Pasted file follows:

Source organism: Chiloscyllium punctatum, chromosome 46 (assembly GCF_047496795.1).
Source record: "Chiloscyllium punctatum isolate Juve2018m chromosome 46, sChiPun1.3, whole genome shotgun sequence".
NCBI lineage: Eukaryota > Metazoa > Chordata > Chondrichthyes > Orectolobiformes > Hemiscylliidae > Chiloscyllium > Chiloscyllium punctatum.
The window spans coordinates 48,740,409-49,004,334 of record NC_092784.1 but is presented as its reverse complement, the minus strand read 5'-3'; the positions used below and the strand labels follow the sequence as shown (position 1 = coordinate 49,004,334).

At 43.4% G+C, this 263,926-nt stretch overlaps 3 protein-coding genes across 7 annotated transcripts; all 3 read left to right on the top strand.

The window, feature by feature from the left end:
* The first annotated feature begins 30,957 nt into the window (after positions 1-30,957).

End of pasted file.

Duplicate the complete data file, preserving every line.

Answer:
Source organism: Chiloscyllium punctatum, chromosome 46 (assembly GCF_047496795.1).
Source record: "Chiloscyllium punctatum isolate Juve2018m chromosome 46, sChiPun1.3, whole genome shotgun sequence".
NCBI lineage: Eukaryota > Metazoa > Chordata > Chondrichthyes > Orectolobiformes > Hemiscylliidae > Chiloscyllium > Chiloscyllium punctatum.
The window spans coordinates 48,740,409-49,004,334 of record NC_092784.1 but is presented as its reverse complement, the minus strand read 5'-3'; the positions used below and the strand labels follow the sequence as shown (position 1 = coordinate 49,004,334).

At 43.4% G+C, this 263,926-nt stretch overlaps 3 protein-coding genes across 7 annotated transcripts; all 3 read left to right on the top strand.

The window, feature by feature from the left end:
* The first annotated feature begins 30,957 nt into the window (after positions 1-30,957).